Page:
If planet earth was going to be hit by an Asteroid Armourgeddon style, would we get Russell Grant to design and build a space rocket to go and intercept it Or would we maybe turn to NASA? Actually strike that. I think I would put Russell Grant in a rocket and fire it at an asteroid.

Thursday, April 05, 2007


There’s nothing like a meeting at work. Not of course the high-powered, full energy ones that people on the television go to, but the slow meandering blame-games, with the same points repeated until we die. Everybody disagrees, noone changes their argument, yet still a plan of action is agreed. One which is forgotten as soon as the chair is pushed back and the attendants raise to their feet.

The middle of the meeting. Slap bang in that difficult baldly structured middle-act. Everyone’s made their points. And before they make exactly the same ones again, there’s a moment of tired silence punctuated with exploding sighs and beard stroking. That’s when my mind will leave. When it takes its twenty minute holiday in a place called Somewhere Else.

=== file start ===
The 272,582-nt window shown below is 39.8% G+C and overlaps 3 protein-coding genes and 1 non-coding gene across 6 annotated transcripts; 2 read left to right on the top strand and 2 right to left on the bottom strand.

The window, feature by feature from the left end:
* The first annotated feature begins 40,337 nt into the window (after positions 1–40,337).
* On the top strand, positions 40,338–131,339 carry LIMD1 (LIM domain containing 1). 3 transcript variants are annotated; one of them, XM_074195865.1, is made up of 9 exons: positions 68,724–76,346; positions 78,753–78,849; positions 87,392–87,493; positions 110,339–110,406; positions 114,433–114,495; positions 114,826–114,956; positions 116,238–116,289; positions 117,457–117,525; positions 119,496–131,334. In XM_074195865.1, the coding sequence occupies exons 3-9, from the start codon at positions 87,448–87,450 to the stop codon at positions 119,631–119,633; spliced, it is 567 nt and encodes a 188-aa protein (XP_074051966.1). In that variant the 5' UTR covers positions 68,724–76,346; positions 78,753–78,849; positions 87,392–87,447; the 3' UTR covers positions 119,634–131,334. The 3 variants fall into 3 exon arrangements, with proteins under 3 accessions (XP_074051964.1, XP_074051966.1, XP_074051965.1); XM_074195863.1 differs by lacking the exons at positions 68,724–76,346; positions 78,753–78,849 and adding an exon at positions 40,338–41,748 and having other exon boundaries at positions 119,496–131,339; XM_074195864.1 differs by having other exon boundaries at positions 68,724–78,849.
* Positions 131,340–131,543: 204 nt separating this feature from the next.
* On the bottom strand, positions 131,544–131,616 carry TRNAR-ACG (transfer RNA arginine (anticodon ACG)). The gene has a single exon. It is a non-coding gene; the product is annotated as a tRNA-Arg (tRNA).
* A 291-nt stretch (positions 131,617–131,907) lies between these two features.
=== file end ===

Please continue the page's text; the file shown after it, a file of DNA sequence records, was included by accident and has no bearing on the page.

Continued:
Who would win a fight between Jane Seymour and Phillip Schofield? Why is that newspaper called The Mirror. Is it because reflections are some how socialist? Maybe they're just less fascist than that giant ball of fire we orbit. Could there be any other reason for a chicken to want to cross a road other than to get to the other side. How aware would a chicken be that it was actually crossing something identifiable as a road.

That leaf on that tree. Has anybody in the entire universe ever stared specifically at that leaf. Am I first and only person to do so. Nobody would miss that leaf if it wasn’t there. But then again nobody would miss any of the other leaves if they weren’t there. But then if a considerable amount of the leaves weren’t there, they would ruin the look of the tree. So I guess that leaf should hold steady, make a stand.

“Look” I say, and everyone turns to me waiting for me to repeat what I said at the beginning of the meeting. But I can’t remember exactly what it was. I’m pretty sure Jane Seymour could take Schofield.